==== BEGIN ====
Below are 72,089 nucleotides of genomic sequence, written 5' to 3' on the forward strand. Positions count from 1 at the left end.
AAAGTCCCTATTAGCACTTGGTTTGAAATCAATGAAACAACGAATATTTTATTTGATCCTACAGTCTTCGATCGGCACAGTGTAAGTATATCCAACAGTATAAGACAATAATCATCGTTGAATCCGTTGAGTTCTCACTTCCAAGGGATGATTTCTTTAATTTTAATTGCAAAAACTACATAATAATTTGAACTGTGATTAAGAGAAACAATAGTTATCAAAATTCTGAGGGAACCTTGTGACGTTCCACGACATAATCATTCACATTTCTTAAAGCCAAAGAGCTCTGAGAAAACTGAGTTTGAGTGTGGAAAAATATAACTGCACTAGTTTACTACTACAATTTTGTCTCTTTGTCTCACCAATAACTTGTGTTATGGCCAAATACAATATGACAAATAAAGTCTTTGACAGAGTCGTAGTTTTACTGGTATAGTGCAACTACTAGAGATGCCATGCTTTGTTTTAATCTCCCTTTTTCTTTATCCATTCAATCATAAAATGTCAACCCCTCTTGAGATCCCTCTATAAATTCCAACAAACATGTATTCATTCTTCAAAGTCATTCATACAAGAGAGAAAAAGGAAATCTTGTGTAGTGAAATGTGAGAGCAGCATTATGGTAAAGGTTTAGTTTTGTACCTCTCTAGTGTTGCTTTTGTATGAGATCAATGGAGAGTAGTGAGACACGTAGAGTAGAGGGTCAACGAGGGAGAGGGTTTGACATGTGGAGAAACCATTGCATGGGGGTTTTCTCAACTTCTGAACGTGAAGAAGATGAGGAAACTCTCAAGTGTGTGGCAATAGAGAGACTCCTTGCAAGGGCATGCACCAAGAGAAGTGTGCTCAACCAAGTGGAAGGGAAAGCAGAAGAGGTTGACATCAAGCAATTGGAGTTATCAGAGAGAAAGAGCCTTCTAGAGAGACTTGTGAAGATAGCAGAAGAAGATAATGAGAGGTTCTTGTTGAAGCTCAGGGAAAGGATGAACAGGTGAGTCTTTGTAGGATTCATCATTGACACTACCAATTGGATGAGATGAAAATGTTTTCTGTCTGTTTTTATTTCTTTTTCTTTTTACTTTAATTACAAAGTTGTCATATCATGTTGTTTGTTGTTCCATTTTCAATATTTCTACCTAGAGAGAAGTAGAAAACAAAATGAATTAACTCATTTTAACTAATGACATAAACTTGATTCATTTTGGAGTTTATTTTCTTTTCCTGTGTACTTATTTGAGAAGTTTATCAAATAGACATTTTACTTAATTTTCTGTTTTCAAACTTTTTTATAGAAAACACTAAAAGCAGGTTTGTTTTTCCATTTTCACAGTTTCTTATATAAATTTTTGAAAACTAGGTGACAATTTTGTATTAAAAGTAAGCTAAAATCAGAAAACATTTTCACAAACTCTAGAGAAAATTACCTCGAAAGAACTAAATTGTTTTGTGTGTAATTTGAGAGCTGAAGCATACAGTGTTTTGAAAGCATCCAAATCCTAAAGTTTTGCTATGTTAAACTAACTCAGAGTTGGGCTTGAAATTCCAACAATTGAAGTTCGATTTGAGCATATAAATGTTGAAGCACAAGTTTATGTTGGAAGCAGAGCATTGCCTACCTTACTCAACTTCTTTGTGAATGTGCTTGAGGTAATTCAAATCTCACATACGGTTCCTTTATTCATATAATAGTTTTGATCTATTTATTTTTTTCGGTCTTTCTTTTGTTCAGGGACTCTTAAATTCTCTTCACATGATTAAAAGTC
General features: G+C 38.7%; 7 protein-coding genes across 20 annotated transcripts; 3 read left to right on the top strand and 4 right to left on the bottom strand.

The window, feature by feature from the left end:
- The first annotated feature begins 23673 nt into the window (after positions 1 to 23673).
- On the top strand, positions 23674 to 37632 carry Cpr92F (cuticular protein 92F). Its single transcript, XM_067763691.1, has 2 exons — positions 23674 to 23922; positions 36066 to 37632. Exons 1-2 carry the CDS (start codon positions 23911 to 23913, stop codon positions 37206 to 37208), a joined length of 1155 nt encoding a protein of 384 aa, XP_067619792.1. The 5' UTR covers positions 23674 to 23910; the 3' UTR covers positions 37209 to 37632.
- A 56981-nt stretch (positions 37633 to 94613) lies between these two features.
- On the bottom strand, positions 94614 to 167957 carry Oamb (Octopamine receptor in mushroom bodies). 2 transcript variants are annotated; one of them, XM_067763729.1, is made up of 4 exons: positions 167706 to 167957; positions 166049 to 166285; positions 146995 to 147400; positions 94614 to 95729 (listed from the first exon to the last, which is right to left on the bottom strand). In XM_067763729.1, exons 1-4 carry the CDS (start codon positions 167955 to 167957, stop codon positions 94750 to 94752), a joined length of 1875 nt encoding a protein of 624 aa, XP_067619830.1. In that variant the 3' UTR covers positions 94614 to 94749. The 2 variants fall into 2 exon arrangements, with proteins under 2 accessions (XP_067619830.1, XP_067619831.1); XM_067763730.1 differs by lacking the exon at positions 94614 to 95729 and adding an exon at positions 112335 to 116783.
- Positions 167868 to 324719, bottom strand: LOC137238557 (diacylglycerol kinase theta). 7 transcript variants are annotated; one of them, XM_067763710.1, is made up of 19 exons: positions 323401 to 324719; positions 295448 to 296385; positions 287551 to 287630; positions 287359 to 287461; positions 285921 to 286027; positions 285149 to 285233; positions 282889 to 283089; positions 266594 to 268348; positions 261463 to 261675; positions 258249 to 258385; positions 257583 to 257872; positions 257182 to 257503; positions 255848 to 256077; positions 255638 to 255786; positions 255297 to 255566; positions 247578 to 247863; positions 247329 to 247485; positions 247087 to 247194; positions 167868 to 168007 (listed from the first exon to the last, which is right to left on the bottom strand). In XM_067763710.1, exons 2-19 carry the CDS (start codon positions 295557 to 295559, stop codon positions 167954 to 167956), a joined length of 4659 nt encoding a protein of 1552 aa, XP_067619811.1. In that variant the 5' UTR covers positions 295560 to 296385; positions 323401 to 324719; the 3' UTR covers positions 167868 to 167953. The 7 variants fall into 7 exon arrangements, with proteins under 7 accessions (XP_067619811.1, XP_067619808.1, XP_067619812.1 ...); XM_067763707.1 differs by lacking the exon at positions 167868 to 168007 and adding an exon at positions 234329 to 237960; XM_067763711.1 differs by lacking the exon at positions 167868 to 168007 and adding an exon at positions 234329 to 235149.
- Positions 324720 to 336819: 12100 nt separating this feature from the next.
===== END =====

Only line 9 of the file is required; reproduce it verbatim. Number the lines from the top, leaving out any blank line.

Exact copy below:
- Positions 167868 to 324719, bottom strand: LOC137238557 (diacylglycerol kinase theta). 7 transcript variants are annotated; one of them, XM_067763710.1, is made up of 19 exons: positions 323401 to 324719; positions 295448 to 296385; positions 287551 to 287630; positions 287359 to 287461; positions 285921 to 286027; positions 285149 to 285233; positions 282889 to 283089; positions 266594 to 268348; positions 261463 to 261675; positions 258249 to 258385; positions 257583 to 257872; positions 257182 to 257503; positions 255848 to 256077; positions 255638 to 255786; positions 255297 to 255566; positions 247578 to 247863; positions 247329 to 247485; positions 247087 to 247194; positions 167868 to 168007 (listed from the first exon to the last, which is right to left on the bottom strand). In XM_067763710.1, exons 2-19 carry the CDS (start codon positions 295557 to 295559, stop codon positions 167954 to 167956), a joined length of 4659 nt encoding a protein of 1552 aa, XP_067619811.1. In that variant the 5' UTR covers positions 295560 to 296385; positions 323401 to 324719; the 3' UTR covers positions 167868 to 167953. The 7 variants fall into 7 exon arrangements, with proteins under 7 accessions (XP_067619811.1, XP_067619808.1, XP_067619812.1 ...); XM_067763707.1 differs by lacking the exon at positions 167868 to 168007 and adding an exon at positions 234329 to 237960; XM_067763711.1 differs by lacking the exon at positions 167868 to 168007 and adding an exon at positions 234329 to 235149.